Only individuals who are employed in the organized economic sector are eligible for Social Security in India. Various benefits, including medical care are provided for laborers or other employees who earn less than INR 21,000 per month (USD $300 a month). These benefits are provided through the Employees’ State Insurance Scheme.
All employees must contribute 12 percent of their salaries to the Employees’ Provident Fund Organization (EPFO). Under the Vide Finance Act (2018), the rate is reduced to 8 percent contribution from female employees for the first three years of employment.
The EPFO operates under the auspices of India's Ministry of Labor and Employment, which administers Social Security regulations. All employers with more than 20 workers in India are required to apply to the fund, for the benefit of their employees. Employers with fewer than 20 workers are exempt from contributing to the fund. The fund covers all pensions. It also covers survivor benefits, in case of an employee’s death.
Employees' mandatory contributions to the fund are deducted by their employers as automatic payroll deductions. Employees' contributions earn tax-free interest. The contribution requirements also apply to foreign or international employees while they're working in India. (India's Finance Ministry has recently permitted the EPFO to invest 15 percent of its principal in exchange-traded funds.)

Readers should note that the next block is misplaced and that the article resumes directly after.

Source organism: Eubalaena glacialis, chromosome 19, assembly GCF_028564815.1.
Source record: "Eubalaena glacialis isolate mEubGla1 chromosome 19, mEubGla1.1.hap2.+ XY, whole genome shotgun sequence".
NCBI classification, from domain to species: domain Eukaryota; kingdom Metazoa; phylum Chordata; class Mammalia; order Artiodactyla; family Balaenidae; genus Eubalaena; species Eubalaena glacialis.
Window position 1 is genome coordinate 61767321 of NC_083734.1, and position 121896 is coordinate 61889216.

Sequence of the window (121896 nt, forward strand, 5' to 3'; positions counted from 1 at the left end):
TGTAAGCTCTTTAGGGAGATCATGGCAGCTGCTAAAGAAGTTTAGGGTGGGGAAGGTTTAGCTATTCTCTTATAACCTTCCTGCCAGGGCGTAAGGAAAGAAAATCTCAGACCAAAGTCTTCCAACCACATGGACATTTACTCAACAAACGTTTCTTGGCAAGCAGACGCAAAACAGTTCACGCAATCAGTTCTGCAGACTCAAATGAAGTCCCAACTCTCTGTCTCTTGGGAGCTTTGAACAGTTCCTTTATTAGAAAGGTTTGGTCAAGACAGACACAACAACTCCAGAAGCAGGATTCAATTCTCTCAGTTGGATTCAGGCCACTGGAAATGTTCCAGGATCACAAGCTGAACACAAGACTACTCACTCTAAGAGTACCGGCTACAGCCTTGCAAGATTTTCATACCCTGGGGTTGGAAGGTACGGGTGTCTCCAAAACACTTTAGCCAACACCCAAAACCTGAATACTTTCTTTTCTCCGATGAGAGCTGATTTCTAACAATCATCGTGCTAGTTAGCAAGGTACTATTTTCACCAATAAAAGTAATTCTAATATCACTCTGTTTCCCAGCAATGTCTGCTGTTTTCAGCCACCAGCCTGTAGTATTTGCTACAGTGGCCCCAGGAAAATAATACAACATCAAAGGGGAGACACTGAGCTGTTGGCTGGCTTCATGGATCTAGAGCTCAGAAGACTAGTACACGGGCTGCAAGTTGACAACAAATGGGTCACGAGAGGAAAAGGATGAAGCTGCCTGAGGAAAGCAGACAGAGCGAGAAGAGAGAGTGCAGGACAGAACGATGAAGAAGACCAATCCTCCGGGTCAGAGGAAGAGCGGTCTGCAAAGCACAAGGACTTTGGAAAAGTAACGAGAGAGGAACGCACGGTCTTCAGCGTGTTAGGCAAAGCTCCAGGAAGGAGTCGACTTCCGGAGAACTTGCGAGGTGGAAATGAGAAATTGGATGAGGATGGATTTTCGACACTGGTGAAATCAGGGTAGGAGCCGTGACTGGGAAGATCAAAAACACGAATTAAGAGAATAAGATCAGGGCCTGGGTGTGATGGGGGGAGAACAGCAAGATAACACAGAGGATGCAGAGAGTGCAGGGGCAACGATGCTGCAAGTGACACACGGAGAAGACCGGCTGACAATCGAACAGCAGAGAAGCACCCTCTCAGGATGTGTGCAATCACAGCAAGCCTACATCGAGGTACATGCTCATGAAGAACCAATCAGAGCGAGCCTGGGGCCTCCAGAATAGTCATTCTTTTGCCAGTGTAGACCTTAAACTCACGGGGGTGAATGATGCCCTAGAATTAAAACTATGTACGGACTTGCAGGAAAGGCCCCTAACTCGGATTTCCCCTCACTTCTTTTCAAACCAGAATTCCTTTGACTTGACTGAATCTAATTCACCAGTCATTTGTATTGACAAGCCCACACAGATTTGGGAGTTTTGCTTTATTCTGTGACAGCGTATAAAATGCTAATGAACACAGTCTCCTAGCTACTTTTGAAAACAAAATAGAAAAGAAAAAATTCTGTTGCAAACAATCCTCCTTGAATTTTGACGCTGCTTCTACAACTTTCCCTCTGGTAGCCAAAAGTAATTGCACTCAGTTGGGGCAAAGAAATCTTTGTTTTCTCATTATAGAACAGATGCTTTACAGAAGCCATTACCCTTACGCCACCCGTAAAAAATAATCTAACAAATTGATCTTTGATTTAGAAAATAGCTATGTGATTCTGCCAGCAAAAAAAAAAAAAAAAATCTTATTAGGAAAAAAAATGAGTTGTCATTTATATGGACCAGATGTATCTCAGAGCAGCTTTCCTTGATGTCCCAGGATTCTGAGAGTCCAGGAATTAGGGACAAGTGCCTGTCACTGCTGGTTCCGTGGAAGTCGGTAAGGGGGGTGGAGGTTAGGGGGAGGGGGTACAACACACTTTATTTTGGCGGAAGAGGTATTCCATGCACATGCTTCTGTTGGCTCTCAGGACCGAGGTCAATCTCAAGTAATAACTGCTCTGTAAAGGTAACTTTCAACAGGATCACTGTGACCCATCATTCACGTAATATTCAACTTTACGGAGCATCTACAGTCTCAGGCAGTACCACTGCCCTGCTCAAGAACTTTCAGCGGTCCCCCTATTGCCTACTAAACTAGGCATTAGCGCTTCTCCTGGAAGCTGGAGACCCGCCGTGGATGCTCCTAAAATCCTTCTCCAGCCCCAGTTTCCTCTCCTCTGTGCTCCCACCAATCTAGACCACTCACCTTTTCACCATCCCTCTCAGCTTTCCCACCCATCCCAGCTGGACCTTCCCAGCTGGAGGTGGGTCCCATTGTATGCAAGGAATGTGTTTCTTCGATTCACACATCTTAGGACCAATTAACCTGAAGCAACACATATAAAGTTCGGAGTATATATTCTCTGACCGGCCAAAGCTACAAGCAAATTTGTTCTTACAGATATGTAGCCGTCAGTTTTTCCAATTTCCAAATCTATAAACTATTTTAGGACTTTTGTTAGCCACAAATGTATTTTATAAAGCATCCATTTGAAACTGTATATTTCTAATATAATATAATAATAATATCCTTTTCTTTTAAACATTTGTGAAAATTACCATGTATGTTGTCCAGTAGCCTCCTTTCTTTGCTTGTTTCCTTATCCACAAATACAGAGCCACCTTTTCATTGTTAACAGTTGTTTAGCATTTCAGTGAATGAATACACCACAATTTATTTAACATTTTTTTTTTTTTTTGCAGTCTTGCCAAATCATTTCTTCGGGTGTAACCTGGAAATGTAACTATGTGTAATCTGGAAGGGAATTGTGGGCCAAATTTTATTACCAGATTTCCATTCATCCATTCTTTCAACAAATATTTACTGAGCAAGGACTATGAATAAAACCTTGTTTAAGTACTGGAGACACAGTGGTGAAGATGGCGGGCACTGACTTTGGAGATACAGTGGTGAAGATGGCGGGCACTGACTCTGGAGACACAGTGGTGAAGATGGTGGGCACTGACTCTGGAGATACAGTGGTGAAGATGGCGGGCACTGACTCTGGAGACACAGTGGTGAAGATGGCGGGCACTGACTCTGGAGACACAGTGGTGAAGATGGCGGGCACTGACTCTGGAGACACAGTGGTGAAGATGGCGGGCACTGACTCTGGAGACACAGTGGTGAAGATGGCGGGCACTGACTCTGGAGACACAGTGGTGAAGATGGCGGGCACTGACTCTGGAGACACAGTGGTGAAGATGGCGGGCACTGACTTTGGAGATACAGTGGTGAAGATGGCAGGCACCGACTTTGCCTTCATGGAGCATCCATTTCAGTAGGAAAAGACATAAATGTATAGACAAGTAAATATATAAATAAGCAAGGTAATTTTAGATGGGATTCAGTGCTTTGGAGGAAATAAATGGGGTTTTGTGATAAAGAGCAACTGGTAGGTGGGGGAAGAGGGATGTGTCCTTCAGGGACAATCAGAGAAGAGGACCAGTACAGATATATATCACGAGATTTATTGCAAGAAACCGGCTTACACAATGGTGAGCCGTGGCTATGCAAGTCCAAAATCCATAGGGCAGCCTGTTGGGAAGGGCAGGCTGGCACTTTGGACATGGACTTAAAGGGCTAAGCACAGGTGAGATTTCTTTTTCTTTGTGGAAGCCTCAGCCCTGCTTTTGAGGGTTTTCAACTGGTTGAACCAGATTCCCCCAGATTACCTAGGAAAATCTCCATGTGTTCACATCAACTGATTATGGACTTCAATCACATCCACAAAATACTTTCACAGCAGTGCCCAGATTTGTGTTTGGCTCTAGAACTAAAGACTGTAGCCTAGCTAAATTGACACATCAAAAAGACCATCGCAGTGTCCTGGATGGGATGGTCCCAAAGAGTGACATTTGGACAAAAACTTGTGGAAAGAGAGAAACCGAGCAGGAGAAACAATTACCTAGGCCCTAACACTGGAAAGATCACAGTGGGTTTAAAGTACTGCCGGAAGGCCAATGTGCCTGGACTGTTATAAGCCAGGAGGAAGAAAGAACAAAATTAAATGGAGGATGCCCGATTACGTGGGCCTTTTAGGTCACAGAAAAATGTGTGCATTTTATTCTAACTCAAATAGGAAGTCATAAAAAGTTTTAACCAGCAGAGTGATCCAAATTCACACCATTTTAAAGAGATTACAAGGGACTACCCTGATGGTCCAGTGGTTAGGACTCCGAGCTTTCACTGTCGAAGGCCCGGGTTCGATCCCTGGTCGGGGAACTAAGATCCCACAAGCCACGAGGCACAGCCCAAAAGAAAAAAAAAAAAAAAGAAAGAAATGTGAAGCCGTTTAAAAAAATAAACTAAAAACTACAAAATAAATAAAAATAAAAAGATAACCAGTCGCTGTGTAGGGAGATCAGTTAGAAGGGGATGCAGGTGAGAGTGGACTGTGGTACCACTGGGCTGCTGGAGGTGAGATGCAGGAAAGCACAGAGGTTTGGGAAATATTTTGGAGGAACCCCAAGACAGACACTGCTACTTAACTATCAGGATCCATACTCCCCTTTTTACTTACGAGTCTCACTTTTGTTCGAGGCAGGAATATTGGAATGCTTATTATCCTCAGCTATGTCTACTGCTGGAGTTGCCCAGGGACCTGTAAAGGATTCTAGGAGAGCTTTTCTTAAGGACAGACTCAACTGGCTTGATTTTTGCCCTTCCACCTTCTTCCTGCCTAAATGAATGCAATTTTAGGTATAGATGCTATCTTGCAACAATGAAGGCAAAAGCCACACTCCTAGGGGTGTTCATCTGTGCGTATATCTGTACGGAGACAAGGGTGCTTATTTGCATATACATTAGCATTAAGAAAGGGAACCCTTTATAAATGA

Sick Time and Pensions
Employers in India are required to provide arrangements for employees' illness and pensions. Medical care for employees is covered by compulsory contributions to the Employees’ State Insurance Scheme.
Part of the contributions employers make to the Provident Fund Scheme are appropriated to a Pension Scheme, which provides employees and their families with pension benefits.
Additionally, under the Gratuity Act (1972), after five years of continuous service to an employer, labor workers are eligible for gratuity. Workers do not contribute to the gratuity that they are to be paid. The gratuity is funded only through employer contributions.
Companies with 20 or fewer employees are not required to contribute to a Provident Fund Scheme.
Trade Unions in India
Trade unions in India are essentially established along political lines. Indian trade unions, as in so many other countries, have endured through long and difficult struggles to accomplish a sufficient measure of protection for workers against exploitation. Trade unions discuss important workplace and work-related issues (such as wages and benefits) with organizations' management representatives, and work to protect employees' interests.
In order to be officially recognized, a trade union must continue functioning as such for more than one year after it has been registered as a trade union. If an organization has more than one trade union, then in order for a trade union in that organization to be recognized, a minimum of 15 percent of the company's workers must belong to its membership.
The prominent Central Trade Unions (CTU) in India include:
All India Trade Union Congress (AITUC)
Bhartiya Mazdoor Sangh (BMS)
Centre of Indian Trade Unions (CITU)
Hind Mazdoor Sang (HMS)
Indian National Trade Union Congress (INTUC)
United Trade Union Congress (UTUC)
At Kinettix, our network of global partners spans over 90 countries, and we can help you navigate employment issues and labor laws when you need to hire field techs for your IT project in India or anywhere in the world. Contact us today for more information or your complimentary consultation.